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Local News

  • Municipal building ahead of schedule

    Project superintendent for Jaynes Corporation, James Trujillo, gave a construction update before councilors toured the municipal building last week.
    “Tentatively, our goal at the Jaynes Corporation is to have everything substantially completed by the end of January 2013. We’re making every effort to do that, and as of right now we’re right on schedule to meet our goal,” Trujillo said.

  • ER transition expected to be smooth at LAMC

    The transition to take over emergency services at the Los Alamos Medical Center from Healthfront in August is expected to be smooth.

    That was the assessment from an EmCare executive Wednesday after the announcement was made last week that LAMC was switching services from HealthFront to EmCare in August.

    “We were there approximately 10 years ago, so we are certainly familiar with the Los Alamos Medical Center,” said EmCare’s Vice President of Practice Development, David Copple. “We are not only familiar with Los Alamos, but we also have a number of contracts with other hospitals throughout the state.”

  • Raw Video: Wheelchair-bound Athlete Bears Torch
  • Today in History for July 26th
  • Skydiver Fearless Felix jumps from 18 miles up

    Skydiver "Fearless Felix" Baumgartner has done it again.

    On Wednesday, Baumgartner took another stratospheric leap, this time from an altitude of more than 18 miles — an estimated 96,640 feet, nearly three times higher than cruising jetliners. He landed safely near Roswell, N.M. His top speed was an estimated 536 mph, said Brian Utley, an official observer on site.

  • Area leaders return from D.C. trip

    WASHINGTON, DC –Members of the Regional Coalition of LANL Communities (Coalition) along with representatives from Governor Martinez’s Office, the Los Alamos, Santa Fe and Albuquerque Chambers of Commerce, and other New Mexico business leaders visited Washington, DC last week to discuss the importance of funding for the Los Alamos National Laboratory (LANL) and the impact of funding cuts on New Mexico’s economy and employment rate.  

  • Water leak at golf course

    County staff announced today that there is a water leak in a pressurized irrigation line at the Golf Course. The irrigation line, which serves the Golf Course south of Diamond Drive has been shut off and water trucks are being used to water the greens, tee boxes and fairways until irrigation service can be restored.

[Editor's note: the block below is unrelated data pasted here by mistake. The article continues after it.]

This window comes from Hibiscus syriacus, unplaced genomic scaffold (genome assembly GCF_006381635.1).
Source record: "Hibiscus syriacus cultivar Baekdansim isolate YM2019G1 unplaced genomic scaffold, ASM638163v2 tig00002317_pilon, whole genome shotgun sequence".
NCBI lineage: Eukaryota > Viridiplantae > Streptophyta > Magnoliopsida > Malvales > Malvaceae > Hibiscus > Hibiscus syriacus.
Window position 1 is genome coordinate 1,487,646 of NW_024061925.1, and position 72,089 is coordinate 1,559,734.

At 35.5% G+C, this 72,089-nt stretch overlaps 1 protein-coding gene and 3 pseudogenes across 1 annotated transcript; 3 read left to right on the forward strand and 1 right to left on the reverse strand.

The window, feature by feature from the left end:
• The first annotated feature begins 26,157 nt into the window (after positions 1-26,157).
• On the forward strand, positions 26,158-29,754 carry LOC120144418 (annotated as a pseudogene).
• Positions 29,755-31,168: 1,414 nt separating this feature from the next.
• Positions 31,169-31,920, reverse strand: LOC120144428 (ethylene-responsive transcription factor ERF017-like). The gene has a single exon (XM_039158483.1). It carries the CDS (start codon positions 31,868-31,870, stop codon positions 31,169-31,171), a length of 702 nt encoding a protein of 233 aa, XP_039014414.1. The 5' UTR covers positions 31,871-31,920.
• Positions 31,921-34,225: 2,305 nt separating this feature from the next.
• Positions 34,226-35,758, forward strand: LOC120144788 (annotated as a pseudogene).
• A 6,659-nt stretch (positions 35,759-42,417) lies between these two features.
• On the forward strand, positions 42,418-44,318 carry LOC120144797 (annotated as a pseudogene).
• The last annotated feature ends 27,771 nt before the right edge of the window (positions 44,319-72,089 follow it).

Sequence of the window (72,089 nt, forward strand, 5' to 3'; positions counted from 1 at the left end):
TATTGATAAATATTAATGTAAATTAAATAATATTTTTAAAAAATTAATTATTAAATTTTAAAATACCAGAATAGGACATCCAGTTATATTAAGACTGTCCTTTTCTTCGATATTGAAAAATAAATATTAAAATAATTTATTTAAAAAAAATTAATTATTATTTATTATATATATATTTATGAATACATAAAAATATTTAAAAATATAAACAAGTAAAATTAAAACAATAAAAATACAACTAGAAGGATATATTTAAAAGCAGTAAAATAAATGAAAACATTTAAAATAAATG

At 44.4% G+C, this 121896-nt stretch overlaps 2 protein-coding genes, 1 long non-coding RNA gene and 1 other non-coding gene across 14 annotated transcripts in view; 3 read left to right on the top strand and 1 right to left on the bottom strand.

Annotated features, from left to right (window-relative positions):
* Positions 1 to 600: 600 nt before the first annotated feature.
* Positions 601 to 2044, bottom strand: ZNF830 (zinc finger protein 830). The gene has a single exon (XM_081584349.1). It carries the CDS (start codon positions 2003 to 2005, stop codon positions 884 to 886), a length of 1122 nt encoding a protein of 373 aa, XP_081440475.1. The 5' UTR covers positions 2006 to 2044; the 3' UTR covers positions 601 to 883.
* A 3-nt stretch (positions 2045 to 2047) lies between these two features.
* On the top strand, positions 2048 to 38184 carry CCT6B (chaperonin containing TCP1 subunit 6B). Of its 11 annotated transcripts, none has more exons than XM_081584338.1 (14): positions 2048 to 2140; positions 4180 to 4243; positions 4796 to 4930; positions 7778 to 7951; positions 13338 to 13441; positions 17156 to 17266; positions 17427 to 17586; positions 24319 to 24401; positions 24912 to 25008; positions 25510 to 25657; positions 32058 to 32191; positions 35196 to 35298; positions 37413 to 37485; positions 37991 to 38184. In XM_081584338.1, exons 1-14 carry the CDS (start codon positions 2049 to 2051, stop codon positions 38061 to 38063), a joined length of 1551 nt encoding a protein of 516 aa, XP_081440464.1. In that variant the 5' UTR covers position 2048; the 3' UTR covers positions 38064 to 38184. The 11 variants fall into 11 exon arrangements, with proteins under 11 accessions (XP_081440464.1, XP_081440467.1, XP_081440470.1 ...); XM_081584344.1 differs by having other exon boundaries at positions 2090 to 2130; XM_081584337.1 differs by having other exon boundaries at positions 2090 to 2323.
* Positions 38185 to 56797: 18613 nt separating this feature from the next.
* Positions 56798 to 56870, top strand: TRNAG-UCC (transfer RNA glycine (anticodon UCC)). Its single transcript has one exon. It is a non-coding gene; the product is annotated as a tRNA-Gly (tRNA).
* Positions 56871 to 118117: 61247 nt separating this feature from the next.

• July 4 church fire still under investigation

    The July 4 fire that destroyed the chapel at the New Beginnings Church still is under investigation.

    That’s the latest from the Los Alamos County Fire Department, New Mexico State Fire Marshal Office and the Bureau of Alcohol, Tobacco and Firearms.

    All three organizations are still in the process of conducting an investigation into the origin and cause of the fire located at 112 East Rd at the New Beginnings Church.

    According to a LAFD press release, the fire is still classified as under investigation and information is still being gathered and processed.

  • Governor names new leader for National Guard

    SANTA FE (AP) — Gov. Susana Martinez on Tuesday named an Air Force National Guard colonel with more than 30 years of military experience to lead New Mexico’s Guard forces.
    Col. Andrew Salas will serve as the state’s adjutant general, succeeding Maj. Gen. Kenny Montoya, who resigned earlier this year to allow the Republican governor to select her own leader.
    Martinez described Salas as a diverse and well-rounded leader.

  • Shuffling at wildlife agency triggers concerns

    ALBUQUERQUE  (AP) — Environmentalists are concerned that reorganizing the New Mexico Game and Fish Department could spell trouble for the state’s nongame animals and programs aimed at conserving threatened and endangered species.
    Not so, the agency says.
    A lightning rod for controversy, the department is again sitting at the center of a longstanding debate over its mission and how it balances conservation and the interests of hunters and anglers whose license fees pay for much of the department’s work.